Somatic activating mutations in PIK3CA cause generalized lymphatic anomaly

Lara Rodriguez‑Laguna, Noelia Agra, Kristina Ibañez, Gloria Oliva‑Molina, Gema Gordo, Noor Khurana, Devon Hominick, María Beato, Isabel Colmenero, Gonzalo Herranz, Juan M. Torres Canizalez, Rebeca Rodríguez Pena, Elena Vallespín, Rubén Martín‑Arenas, Ángela Del Pozo, Cristina Villaverde, Ana Bustamante, Carmen Ayuso, Pablo Lapunzina, Juan C. Lopez‑GutierrezMichael T. Dellinger, Victor Martinez‑Glez

Research output: Contribution to journalArticlepeer-review

69 Scopus citations


Generalized lymphatic anomaly (GLA) is a vascular disorder characterized by diffuse or multifocal lymphatic malformations (LMs). The etiology of GLA is poorly understood. We identified four distinct somatic PIK3CA variants (Glu542Lys, Gln546Lys, His1047Arg, and His1047Leu) in tissue samples from five out of nine patients with GLA. These same PIK3CA variants occur in PIK3CA-related overgrowth spectrum and cause hyperactivation of the PI3K–AKT–mTOR pathway. We found that the mTOR inhibitor, rapamycin, prevented lymphatic hyperplasia and dysfunction in mice that expressed an active form of PIK3CA (His1047Arg) in their lymphatics. We also found that rapamycin reduced pain in patients with GLA. In conclusion, we report that somatic activating PIK3CA mutations can cause GLA, and we provide preclinical and clinical evidence to support the use of rapamycin for the treatment of this disabling and deadly disease.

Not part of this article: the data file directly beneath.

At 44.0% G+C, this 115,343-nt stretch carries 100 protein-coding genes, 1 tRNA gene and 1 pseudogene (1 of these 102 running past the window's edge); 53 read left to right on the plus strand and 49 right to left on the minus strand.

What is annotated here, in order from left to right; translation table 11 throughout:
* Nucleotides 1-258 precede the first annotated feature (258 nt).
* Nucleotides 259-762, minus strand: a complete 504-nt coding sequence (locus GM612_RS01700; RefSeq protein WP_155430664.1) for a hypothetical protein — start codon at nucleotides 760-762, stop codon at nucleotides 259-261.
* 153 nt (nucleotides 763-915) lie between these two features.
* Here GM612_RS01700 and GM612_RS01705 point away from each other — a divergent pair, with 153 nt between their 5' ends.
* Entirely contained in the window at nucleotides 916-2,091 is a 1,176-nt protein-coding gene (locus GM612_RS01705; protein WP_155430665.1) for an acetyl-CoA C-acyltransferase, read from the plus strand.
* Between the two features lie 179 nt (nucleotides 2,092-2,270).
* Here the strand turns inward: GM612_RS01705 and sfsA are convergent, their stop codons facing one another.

Original languageEnglish (US)
Pages (from-to)407-418
Number of pages12
JournalJournal of Experimental Medicine
Issue number2
StatePublished - Feb 1 2019

ASJC Scopus subject areas

  • Immunology and Allergy
  • Immunology


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